We need to acknowledge that between the best American architects it was Mies van der Rohe the architect who designed the 1st Glass House. As a result of litigation, Ms Farnsworth failed to allow Mies to name her home because Glass House, however the follower Philip Johnson did. You can think of how Mies van der Rohe felt while he saw Philip Johnson naming his design since the 1st Glass House.

Fort Lauderdale architects, award-winning Rex Nichols Architects (RNA) created contemporary form of the Glass House (Farnsworth House) modern home designed by Mies van der Rohe.

The scene in this home will be – everything. A developer is able to begin construction associated with an all-glass house in Fort Lauderdale’s posh Las Olas Isles neighborhood. Your home will feature an open layout with floor-to-ceiling, unobstructed views in the back garden. A wrap-around, L- shaped pool, Jacuzzi and waterfall will be accessible through exposed sliding glass doors behind the home.

Jeff Hendricks Developers Inc. will construct the four-bedroom, four-and-a-half bathroom residence in Fort Lauderdale. It “absolutely” could have hurricane-impact glass, said Jeff Hendricks, president of the Miami development firm. “Every home has its own identity,” he stated. “It’s where art meets architecture, where it might be one.” Hendricks said “contemporary homes are evolving.” The key is be “creative with new design, be innovative with new design.”

by Lisa J. Huriash Contact Reporter Sun Sentinel

In accordance with the pr release, “the Glass House” will surely cost about $5 million once its completed mid-2019. Located less than one hour outside Miami-Dade County, the house is within two miles from Fort Lauderdale beach.

In the pr release, top Miami architects RNA design leader for contemporary architecture, Alex Penna says the home’s inspiration came from adding a contemporary aesthetic to some similar steel and glass house constructed in 1945 by architect Ludwig Mies Van Der Rohe. Penna also says he’s affected by Deconstruction – the school of philosophy initiated by Jacques Derrida and the psychoanalytic approach of Jacques Lacan. The four-bedroom, four-and-a-half bathroom, property will likely be an open-concept space with floor to ceiling unobstructed views of an private back garden. An empty plan kitchen, living area, and great room create the ideal atmosphere for entertaining, while still obtaining a family living appeal. A spacious office with floor-to-ceiling french doors right in front of the property supplies a serene and sweeping space.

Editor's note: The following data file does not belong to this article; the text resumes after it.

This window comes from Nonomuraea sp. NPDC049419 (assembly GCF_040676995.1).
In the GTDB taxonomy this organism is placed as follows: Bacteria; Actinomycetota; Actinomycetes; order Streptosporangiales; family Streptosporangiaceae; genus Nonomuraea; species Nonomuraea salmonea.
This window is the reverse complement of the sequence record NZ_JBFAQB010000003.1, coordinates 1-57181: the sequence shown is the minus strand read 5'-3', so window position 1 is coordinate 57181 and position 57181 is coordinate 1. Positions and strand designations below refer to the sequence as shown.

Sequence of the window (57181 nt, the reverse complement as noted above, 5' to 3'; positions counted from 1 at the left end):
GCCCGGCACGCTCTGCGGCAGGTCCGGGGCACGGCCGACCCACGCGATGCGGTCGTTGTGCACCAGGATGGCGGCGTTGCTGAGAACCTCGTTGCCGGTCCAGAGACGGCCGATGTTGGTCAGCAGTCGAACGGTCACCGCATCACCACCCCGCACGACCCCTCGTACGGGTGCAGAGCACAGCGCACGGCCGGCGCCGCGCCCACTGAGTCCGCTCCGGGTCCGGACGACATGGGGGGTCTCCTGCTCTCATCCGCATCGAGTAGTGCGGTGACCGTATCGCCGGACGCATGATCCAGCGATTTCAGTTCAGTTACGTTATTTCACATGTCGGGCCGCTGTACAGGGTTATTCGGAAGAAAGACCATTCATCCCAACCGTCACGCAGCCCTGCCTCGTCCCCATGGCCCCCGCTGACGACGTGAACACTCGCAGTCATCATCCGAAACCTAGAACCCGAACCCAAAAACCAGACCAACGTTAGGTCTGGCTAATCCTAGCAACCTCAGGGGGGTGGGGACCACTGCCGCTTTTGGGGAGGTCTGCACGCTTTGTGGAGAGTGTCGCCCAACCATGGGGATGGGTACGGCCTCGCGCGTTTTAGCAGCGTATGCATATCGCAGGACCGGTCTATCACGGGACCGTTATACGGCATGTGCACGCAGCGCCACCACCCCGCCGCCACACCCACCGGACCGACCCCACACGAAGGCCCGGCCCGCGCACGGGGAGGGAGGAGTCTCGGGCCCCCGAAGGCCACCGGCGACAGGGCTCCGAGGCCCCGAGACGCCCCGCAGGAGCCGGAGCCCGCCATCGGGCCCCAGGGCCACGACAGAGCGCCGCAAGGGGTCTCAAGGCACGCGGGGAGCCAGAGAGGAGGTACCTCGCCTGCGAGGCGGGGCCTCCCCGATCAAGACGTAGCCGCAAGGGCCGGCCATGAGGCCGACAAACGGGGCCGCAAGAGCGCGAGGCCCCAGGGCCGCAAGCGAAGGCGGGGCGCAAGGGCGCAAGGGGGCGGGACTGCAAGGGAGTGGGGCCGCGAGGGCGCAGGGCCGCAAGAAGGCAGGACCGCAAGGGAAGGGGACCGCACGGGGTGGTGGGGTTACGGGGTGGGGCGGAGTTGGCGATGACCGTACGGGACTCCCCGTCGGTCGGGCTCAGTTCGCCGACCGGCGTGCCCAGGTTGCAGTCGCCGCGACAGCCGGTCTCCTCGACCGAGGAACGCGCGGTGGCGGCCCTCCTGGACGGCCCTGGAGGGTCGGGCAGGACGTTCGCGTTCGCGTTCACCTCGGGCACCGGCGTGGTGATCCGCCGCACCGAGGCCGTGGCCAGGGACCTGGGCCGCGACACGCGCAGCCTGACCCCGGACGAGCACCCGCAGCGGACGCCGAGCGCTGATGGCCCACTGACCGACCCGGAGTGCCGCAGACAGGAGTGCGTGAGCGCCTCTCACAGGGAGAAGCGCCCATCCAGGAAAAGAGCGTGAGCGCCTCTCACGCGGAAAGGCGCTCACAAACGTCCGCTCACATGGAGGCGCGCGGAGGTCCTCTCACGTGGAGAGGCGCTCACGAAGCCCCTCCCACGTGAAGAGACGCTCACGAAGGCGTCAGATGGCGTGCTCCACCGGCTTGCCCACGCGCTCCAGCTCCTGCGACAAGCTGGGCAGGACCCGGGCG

The abode will even incorporate a wrap-around pool and Jacuzzi, detailed with an infinity waterfall, that’s accessible through exposed french doors. What really distinguishes “the Glass House” from modernist architects is the fact the design isn’t primarily looking for function, however it is and also to create a building design that can be seen as sculpture. The contemporary Glass House not simply attempts to stay away from the pure functionalism and straightforward varieties of Mid-Century architecture, giving emphasis towards the building aesthetic towards a sculptural design, just about all incorporates sustainability design with LEED standards.

Web link – 3D walk-through video of RNA Glass House.

Penna, the architect firm’s design leader who holds a grandfathered LEED AP® accreditation, is happy to be building Fort Lauderdale’s first glass house by LEED standards, notes an argument. LEED AP accreditation is thru the U.S. Green Building Council, a private, membership-based non-profit organization that promotes sustainability in building design, construction, and operation. Within an exclusive interview with Curbed Miami, Penna explained that although project owner didn’t request a LEED certified home, his RNA team built it with LEED’s sustainability principles.

For Penna’s type of the “Glass House,” he focused on three LEED standards -energy-efficiency design, innovation in design, and recycled materials which, for many intended purposes, creates an eco-friendly design home.

“Because the project location is Florida, we [were] inspired by energy-efficiency design, providing shading, daylight-efficiency, and cross ventilation,” Penna says. As an example, Penna and company used high-end daylight and sunlight computer simulator software to create a canopy that blocks sunlight at noon and in the summer months to reach the interior of the home. There’s more innovation.

For example, in the lounge, a sun-shelf redirects year-long the sunlight beams that goes through the skylight to become method to obtain natural light to illuminate the area, Penna says.”The redirection from the sunlight will enhance daylight levels, distribution and quantity,” Penna says. “This is a superb method for saving funds on electricity for your year.”

The house also uses composite wood (a kind of recycled wood with thermoplastic components), high energy-efficiency heating pumps, roof icynene insulation from renewable materials, and insulated low-e glass.

By Carla St. Louis Reporter Curbed Miami
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